Nashville / Community History

Stockell

What is ephemera?

What is "ephemera"? And how do you pronounce it, anyway? Ephemera (pronounced: "i-FEM-ur-uh"), refers to anything short-lived. Today we may be more familiar with the adjective, "ephemeral," used to describe fresh-cut flowers, a misty morning, or the rapidly changing colors of a fading sunset. But the noun, used in a library or archives setting, more often refers to two-dimensional objects, usually made out of paper, designed for limited use, often for just one day.

Pass to Gunnery School

Crowdsourcing History

I often marvel at how amazing it is that we have letters from Civil War soldiers, store ledgers from the 1900s, and interviews with people that lived through the Great Depression.

detail of a marriage certificate note

Solemnizing Marriages Not-So-Solemnly: Humor from a Justice of the Peace

When two people got married in Nashville during the 19th century, it was not unusual for the officiant to write something like, “I hereby certify that I solemnized the rights of matrimony between the above named” on the back of the marriage certificate, and sign it. Some of these notes are wordy and elaborate, some are short and sweet. In the case of Justice of the Peace Willie Barrow, the notes also contained flashes of dry wit and sarcasm.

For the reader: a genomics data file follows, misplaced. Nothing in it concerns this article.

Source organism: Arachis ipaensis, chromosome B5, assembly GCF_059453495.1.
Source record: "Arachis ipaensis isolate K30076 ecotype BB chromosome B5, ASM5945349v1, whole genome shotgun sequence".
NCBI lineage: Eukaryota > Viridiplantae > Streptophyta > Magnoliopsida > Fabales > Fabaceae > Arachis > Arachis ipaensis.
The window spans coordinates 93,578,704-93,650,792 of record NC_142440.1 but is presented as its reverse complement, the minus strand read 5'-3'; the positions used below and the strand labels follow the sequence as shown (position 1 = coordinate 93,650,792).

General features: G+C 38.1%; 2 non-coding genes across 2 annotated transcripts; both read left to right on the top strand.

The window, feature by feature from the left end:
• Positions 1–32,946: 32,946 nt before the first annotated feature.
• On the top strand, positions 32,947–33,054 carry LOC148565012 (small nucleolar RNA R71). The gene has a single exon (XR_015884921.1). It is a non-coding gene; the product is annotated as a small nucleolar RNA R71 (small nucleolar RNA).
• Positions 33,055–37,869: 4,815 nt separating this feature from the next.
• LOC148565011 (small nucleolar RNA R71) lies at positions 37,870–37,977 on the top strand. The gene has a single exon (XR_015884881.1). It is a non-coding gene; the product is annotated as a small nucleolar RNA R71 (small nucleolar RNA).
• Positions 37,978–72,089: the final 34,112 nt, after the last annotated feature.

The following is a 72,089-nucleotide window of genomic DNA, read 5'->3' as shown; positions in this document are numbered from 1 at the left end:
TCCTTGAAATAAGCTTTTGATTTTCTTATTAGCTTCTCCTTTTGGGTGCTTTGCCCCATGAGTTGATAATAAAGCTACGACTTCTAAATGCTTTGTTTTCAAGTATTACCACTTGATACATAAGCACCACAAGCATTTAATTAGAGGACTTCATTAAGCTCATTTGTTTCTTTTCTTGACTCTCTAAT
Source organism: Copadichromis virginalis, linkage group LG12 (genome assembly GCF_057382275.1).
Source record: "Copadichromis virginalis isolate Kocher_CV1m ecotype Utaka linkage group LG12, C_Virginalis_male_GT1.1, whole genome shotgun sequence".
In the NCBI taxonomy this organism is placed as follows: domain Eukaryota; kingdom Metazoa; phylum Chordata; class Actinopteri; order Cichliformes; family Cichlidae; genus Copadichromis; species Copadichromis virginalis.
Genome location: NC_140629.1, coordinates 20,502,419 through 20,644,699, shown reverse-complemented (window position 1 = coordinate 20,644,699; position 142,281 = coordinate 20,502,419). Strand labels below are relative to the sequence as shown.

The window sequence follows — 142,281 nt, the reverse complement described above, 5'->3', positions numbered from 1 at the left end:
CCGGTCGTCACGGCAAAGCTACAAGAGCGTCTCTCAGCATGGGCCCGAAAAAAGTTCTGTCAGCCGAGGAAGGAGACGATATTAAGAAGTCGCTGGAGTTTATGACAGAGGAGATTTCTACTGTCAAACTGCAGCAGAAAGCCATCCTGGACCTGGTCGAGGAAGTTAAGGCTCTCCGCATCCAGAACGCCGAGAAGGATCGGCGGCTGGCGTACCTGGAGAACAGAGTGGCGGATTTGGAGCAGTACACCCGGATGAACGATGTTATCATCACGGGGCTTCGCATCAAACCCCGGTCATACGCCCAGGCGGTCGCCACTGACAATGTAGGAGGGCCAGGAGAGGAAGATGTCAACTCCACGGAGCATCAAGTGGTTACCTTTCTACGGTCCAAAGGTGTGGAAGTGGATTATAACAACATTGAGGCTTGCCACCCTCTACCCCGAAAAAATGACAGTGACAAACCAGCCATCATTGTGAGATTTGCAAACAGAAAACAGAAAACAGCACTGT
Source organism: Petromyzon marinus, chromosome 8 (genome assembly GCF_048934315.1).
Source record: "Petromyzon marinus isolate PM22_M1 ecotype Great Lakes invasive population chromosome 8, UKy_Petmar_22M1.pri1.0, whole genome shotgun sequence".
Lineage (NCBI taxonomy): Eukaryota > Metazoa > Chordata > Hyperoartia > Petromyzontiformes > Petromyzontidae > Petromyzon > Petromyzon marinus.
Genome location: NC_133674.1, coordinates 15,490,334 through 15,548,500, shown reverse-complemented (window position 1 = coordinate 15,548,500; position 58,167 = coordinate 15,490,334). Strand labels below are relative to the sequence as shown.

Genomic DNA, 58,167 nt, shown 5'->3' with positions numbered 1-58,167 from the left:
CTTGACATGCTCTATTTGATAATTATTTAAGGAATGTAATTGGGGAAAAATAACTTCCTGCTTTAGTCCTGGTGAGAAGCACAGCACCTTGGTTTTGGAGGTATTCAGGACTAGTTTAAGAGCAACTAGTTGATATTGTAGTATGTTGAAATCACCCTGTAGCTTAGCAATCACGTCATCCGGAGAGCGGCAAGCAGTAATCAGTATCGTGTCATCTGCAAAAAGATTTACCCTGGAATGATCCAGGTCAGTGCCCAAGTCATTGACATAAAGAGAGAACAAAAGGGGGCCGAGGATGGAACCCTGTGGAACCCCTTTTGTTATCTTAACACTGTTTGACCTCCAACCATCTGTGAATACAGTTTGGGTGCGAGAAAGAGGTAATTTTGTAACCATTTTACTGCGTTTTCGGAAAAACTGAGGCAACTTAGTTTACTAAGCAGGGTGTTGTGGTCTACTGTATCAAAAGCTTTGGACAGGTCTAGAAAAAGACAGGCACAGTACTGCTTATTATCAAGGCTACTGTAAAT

Tennessee State Fair cookbook, 1906

Things Good and Wholesome: A Culinary Adventure at the Archives

One of our most prized possessions at the Metro Archives is a rare cookbook compiled for the first Tennessee State Fair, held in Nashville at the fairgrounds in 1906. There are few of these left, and it's an artifact that marks a tradition that has been part of Nashville's history for over a century.

Nashville and Selma

Watching the new movie Selma was like seeing Nashville's Civil Rights "All Stars": James Bevel, Diane Nash, C.T. Vivian, John Lewis, Bernard LaFayette are all depicted in the film.

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